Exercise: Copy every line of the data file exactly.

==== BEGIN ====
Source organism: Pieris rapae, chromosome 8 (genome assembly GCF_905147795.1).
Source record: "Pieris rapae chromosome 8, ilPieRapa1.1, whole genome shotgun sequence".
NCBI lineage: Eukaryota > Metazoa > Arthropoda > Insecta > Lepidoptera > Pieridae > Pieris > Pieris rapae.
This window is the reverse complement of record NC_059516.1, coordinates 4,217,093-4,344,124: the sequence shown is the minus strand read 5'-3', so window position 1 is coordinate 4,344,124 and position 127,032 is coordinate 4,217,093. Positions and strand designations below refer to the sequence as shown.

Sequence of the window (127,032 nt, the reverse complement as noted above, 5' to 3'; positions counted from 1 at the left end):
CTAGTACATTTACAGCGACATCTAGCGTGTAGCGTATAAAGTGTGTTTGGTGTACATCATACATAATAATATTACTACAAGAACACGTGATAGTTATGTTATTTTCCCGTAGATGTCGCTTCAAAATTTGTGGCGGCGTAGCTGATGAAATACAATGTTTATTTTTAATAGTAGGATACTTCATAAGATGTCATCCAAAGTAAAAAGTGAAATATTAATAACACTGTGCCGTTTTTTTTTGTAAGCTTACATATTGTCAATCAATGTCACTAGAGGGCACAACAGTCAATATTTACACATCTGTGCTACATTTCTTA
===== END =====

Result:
Source organism: Pieris rapae, chromosome 8 (genome assembly GCF_905147795.1).
Source record: "Pieris rapae chromosome 8, ilPieRapa1.1, whole genome shotgun sequence".
NCBI lineage: Eukaryota > Metazoa > Arthropoda > Insecta > Lepidoptera > Pieridae > Pieris > Pieris rapae.
This window is the reverse complement of record NC_059516.1, coordinates 4,217,093-4,344,124: the sequence shown is the minus strand read 5'-3', so window position 1 is coordinate 4,344,124 and position 127,032 is coordinate 4,217,093. Positions and strand designations below refer to the sequence as shown.

Sequence of the window (127,032 nt, the reverse complement as noted above, 5' to 3'; positions counted from 1 at the left end):
CTAGTACATTTACAGCGACATCTAGCGTGTAGCGTATAAAGTGTGTTTGGTGTACATCATACATAATAATATTACTACAAGAACACGTGATAGTTATGTTATTTTCCCGTAGATGTCGCTTCAAAATTTGTGGCGGCGTAGCTGATGAAATACAATGTTTATTTTTAATAGTAGGATACTTCATAAGATGTCATCCAAAGTAAAAAGTGAAATATTAATAACACTGTGCCGTTTTTTTTTGTAAGCTTACATATTGTCAATCAATGTCACTAGAGGGCACAACAGTCAATATTTACACATCTGTGCTACATTTCTTA